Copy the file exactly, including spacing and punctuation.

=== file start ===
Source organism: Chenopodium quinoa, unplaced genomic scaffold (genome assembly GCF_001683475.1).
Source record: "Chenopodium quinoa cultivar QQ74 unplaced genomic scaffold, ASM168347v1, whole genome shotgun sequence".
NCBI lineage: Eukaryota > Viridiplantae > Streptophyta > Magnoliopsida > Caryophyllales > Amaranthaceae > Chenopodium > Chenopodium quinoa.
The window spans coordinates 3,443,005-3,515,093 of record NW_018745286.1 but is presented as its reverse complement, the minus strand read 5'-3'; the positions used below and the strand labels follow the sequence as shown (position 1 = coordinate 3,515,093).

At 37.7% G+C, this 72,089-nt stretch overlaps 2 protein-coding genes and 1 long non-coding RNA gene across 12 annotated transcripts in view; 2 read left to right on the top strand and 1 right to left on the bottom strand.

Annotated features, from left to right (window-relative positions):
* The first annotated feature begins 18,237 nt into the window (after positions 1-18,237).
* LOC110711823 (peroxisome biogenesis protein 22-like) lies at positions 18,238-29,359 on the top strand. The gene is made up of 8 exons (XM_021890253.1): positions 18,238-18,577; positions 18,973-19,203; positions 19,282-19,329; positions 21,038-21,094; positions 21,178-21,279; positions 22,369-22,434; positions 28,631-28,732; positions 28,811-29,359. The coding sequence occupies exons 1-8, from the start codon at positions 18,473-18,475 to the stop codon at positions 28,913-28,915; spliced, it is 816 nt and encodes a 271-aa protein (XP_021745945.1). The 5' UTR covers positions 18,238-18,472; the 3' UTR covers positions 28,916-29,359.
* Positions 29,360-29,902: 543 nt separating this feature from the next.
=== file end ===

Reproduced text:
Source organism: Chenopodium quinoa, unplaced genomic scaffold (genome assembly GCF_001683475.1).
Source record: "Chenopodium quinoa cultivar QQ74 unplaced genomic scaffold, ASM168347v1, whole genome shotgun sequence".
NCBI lineage: Eukaryota > Viridiplantae > Streptophyta > Magnoliopsida > Caryophyllales > Amaranthaceae > Chenopodium > Chenopodium quinoa.
The window spans coordinates 3,443,005-3,515,093 of record NW_018745286.1 but is presented as its reverse complement, the minus strand read 5'-3'; the positions used below and the strand labels follow the sequence as shown (position 1 = coordinate 3,515,093).

At 37.7% G+C, this 72,089-nt stretch overlaps 2 protein-coding genes and 1 long non-coding RNA gene across 12 annotated transcripts in view; 2 read left to right on the top strand and 1 right to left on the bottom strand.

Annotated features, from left to right (window-relative positions):
* The first annotated feature begins 18,237 nt into the window (after positions 1-18,237).
* LOC110711823 (peroxisome biogenesis protein 22-like) lies at positions 18,238-29,359 on the top strand. The gene is made up of 8 exons (XM_021890253.1): positions 18,238-18,577; positions 18,973-19,203; positions 19,282-19,329; positions 21,038-21,094; positions 21,178-21,279; positions 22,369-22,434; positions 28,631-28,732; positions 28,811-29,359. The coding sequence occupies exons 1-8, from the start codon at positions 18,473-18,475 to the stop codon at positions 28,913-28,915; spliced, it is 816 nt and encodes a 271-aa protein (XP_021745945.1). The 5' UTR covers positions 18,238-18,472; the 3' UTR covers positions 28,916-29,359.
* Positions 29,360-29,902: 543 nt separating this feature from the next.